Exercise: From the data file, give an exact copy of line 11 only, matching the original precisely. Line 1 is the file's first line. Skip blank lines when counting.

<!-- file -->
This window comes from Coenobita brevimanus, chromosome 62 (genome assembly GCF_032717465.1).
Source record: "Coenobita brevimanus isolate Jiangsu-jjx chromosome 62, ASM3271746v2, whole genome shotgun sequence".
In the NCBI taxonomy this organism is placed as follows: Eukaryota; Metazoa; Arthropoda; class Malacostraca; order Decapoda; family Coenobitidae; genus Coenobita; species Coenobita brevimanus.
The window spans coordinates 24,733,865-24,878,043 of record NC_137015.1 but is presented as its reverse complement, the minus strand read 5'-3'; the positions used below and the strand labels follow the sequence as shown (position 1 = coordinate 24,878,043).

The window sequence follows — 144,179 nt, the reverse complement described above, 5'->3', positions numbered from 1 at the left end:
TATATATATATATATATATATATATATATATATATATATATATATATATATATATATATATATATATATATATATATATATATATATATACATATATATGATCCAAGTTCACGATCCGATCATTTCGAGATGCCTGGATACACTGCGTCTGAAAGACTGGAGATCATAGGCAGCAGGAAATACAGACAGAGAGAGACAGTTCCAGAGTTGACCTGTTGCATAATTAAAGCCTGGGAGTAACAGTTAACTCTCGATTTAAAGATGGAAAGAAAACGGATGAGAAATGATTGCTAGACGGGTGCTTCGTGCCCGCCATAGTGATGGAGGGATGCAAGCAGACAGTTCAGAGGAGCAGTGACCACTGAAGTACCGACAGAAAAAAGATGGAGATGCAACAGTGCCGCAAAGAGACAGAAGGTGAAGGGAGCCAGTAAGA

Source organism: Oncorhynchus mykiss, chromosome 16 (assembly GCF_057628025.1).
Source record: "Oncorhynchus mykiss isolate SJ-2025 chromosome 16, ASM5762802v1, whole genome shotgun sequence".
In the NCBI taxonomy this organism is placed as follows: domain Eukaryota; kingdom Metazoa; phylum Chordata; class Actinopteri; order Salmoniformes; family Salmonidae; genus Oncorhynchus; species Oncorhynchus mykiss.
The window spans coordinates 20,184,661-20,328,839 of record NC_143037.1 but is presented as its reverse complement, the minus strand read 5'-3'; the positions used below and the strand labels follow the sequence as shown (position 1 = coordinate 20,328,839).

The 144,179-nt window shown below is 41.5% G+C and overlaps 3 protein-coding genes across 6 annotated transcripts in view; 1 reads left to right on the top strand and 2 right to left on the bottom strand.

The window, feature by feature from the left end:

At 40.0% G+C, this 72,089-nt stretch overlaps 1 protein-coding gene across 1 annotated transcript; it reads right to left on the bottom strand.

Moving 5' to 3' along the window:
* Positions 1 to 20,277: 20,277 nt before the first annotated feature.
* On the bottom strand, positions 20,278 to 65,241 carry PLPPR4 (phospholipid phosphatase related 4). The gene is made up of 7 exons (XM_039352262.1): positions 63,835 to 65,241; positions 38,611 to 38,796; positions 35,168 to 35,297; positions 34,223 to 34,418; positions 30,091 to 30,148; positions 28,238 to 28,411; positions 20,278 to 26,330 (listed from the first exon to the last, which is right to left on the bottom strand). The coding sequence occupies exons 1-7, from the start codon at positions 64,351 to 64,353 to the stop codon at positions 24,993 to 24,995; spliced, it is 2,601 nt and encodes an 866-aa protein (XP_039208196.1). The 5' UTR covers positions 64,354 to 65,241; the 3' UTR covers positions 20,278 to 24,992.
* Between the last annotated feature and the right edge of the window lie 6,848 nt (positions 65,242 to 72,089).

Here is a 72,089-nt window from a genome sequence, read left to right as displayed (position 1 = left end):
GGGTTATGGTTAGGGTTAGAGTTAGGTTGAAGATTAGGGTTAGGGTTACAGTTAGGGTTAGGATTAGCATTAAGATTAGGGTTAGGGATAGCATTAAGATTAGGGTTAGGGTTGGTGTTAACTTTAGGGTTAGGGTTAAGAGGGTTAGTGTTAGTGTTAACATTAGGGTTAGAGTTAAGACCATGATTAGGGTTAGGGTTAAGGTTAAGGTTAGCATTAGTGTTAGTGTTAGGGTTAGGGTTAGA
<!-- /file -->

The 144,179-nt window shown below is 41.5% G+C and overlaps 3 protein-coding genes across 6 annotated transcripts in view; 1 reads left to right on the top strand and 2 right to left on the bottom strand.